Flow visualization is sub field of scientific visualization. Since most fluids are transparent (air and water), one must derive a method to visualize the fluid flow to get a better understanding of the motion both qualitatively and quantitatively. Allowing us to look at flows pass bodies (pathlines), velocity vectors, wake structures, etc. But application is much broader and spans to such application as geological, meteorological, aeronautical, and astronautical applications.
Some methods are as follow:
Surface Oil Flow Visualization, where colored oil is applied to the surface of an object and as the fluid flows pass the object the flow will create a pattern on the surface. Typically, the oil is standard 40W with fluorescent dye. Surface oil flows indicate the boundary of a flow separation since the oil cannot penetrate the separation boundary.
Particle Tracer Methods, such as Particle image velocimetry (PIV), where particles such as smoke, small solids, or oil, is added to a flow to trace the fluid motion. The particles are then illuminated by a sheet of laser (a laser with a light sheet optic) so that a camera can pick up with trace particle’s motion. Here we assume that the particle follows the stream line of the native fluid, which is generally true for smaller particles. This measurement of how well the particle follows the fluid is represented by the Stokes number (Stk) , for Stk >> 1, particles will detach from a flow, for Stk <<, particles follow fluid streamlines closely. If Stk << 0.1 tracing accuracy errors are below 1%. Using a camera to capture the motion of the tracer it can later be post-process to obtain the fluid velocity using the particle image velocimetry methods. A stereoscopic PIV can be done using 2 cameras to get a 3D velocity profile. More information can be found at: UMD.edu, openPIV, and pivLab (or pivLab Blog ).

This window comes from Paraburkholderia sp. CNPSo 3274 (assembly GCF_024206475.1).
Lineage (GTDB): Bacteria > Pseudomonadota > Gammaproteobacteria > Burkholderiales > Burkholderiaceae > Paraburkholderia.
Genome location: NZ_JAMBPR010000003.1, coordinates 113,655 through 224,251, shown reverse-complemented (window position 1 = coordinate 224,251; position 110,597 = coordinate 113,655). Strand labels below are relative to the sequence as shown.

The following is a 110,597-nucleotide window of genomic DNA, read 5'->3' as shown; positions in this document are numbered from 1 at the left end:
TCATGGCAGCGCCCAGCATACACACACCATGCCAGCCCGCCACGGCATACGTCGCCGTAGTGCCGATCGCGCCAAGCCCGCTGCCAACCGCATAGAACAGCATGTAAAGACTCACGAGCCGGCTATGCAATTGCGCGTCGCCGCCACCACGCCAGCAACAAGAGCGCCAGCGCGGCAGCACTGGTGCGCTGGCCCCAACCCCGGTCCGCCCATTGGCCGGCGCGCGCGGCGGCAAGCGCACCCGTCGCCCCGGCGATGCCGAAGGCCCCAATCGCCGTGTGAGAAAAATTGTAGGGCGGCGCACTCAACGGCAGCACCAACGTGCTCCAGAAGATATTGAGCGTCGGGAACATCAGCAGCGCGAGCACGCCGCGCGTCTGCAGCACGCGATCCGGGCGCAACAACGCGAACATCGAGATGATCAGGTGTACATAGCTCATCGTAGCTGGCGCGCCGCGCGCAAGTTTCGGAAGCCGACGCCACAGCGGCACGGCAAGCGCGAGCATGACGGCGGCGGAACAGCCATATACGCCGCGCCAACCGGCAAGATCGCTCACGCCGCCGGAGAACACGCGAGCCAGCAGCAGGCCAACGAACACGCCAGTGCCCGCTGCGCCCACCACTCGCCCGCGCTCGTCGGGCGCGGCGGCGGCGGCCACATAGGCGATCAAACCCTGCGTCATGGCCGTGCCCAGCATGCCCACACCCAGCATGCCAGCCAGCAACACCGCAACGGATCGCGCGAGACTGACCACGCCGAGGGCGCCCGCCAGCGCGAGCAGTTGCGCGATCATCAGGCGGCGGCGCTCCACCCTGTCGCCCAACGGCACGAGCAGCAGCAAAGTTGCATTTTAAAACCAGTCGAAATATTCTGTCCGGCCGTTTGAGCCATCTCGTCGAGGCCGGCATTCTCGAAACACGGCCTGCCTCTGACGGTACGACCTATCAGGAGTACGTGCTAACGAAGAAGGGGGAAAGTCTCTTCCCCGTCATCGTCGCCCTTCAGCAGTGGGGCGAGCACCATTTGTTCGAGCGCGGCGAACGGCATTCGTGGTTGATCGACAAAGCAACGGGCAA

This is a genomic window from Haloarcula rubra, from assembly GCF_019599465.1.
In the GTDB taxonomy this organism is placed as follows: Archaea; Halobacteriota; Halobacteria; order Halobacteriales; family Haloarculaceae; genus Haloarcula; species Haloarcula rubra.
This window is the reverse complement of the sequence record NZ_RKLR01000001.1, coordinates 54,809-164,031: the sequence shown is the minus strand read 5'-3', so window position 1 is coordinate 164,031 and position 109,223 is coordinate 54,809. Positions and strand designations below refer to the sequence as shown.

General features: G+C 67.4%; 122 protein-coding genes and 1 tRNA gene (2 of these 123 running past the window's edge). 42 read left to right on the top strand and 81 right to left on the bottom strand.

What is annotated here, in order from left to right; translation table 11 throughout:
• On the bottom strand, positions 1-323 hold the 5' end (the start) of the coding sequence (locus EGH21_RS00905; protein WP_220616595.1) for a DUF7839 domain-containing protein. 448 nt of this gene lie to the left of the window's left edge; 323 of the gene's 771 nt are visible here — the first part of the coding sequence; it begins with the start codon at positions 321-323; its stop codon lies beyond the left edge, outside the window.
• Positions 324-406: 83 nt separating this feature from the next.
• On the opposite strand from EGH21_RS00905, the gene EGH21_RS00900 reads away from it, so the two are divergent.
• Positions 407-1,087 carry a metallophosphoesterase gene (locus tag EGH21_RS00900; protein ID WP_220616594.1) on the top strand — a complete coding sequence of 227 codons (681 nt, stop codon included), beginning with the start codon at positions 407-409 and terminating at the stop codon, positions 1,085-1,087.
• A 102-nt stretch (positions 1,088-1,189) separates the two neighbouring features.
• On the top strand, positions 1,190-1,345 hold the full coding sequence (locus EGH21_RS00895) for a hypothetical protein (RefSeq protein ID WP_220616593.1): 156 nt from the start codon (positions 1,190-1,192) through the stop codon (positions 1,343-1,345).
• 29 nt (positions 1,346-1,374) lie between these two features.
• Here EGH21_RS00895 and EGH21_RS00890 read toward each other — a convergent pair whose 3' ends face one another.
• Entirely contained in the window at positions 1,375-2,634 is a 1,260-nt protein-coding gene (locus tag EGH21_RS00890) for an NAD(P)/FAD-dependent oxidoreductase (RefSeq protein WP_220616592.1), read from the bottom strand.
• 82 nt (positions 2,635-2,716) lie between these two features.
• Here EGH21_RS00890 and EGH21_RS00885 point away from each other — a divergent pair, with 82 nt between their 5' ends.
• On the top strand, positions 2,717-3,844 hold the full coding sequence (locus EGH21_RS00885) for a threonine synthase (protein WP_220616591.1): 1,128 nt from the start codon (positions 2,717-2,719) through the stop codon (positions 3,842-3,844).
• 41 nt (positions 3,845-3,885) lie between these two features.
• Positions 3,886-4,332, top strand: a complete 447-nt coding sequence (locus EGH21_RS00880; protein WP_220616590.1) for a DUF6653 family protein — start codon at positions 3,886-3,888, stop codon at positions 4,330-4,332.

Optical methods is a method that looks at the change in optical refractive index due to the change in the density of the fluid, such method are know as shadowgraph, schlieren photography, and interferometry.